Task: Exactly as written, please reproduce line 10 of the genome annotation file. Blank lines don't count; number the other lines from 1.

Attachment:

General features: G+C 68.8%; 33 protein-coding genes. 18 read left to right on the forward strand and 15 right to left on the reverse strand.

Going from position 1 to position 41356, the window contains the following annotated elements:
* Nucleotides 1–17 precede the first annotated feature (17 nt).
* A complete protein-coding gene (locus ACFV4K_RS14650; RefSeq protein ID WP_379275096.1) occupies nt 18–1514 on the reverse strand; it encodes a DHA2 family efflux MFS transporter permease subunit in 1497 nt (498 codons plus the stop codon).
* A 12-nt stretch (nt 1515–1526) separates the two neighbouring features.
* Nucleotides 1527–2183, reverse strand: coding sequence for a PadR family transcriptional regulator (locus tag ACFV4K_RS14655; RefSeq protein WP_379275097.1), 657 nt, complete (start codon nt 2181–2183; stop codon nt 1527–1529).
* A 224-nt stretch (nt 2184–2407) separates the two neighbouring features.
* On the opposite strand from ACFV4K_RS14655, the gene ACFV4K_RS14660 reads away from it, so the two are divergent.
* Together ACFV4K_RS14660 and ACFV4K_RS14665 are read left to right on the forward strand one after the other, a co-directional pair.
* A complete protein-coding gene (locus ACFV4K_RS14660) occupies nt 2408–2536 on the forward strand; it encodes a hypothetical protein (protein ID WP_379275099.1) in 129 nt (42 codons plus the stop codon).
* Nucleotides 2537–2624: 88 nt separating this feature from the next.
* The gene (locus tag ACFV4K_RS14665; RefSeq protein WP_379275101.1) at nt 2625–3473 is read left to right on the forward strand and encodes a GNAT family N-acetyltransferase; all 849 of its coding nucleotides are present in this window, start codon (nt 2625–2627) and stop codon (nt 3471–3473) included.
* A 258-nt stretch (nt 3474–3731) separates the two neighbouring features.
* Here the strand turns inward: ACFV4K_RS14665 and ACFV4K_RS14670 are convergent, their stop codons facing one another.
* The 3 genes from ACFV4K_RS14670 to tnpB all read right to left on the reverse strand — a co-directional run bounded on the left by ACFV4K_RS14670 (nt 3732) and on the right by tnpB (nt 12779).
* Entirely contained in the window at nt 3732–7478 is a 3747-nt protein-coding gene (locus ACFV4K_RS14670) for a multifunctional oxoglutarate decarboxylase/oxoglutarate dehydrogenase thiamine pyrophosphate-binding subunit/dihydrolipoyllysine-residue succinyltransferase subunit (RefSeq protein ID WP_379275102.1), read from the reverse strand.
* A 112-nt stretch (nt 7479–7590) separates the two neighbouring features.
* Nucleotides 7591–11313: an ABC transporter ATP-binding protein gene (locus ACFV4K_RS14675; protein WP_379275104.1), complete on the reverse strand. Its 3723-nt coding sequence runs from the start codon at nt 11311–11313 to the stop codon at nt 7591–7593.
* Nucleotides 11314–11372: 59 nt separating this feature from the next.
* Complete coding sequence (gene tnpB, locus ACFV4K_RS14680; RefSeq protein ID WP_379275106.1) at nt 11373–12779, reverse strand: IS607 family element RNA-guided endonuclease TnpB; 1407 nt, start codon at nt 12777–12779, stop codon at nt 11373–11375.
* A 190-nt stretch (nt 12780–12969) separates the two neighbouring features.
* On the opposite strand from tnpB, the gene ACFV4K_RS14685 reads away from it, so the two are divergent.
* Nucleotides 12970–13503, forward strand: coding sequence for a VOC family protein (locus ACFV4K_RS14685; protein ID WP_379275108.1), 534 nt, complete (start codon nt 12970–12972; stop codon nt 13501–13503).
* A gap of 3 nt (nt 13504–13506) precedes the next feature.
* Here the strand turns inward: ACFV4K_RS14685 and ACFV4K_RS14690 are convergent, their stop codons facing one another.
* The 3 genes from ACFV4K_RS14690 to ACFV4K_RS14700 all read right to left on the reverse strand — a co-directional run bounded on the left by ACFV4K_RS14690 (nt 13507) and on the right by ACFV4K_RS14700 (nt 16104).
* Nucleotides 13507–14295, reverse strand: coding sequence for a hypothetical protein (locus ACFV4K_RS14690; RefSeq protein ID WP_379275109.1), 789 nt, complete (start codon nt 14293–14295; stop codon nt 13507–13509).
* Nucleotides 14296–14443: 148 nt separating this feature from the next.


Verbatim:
* A complete protein-coding gene (locus ACFV4K_RS14660) occupies nt 2408–2536 on the forward strand; it encodes a hypothetical protein (protein ID WP_379275099.1) in 129 nt (42 codons plus the stop codon).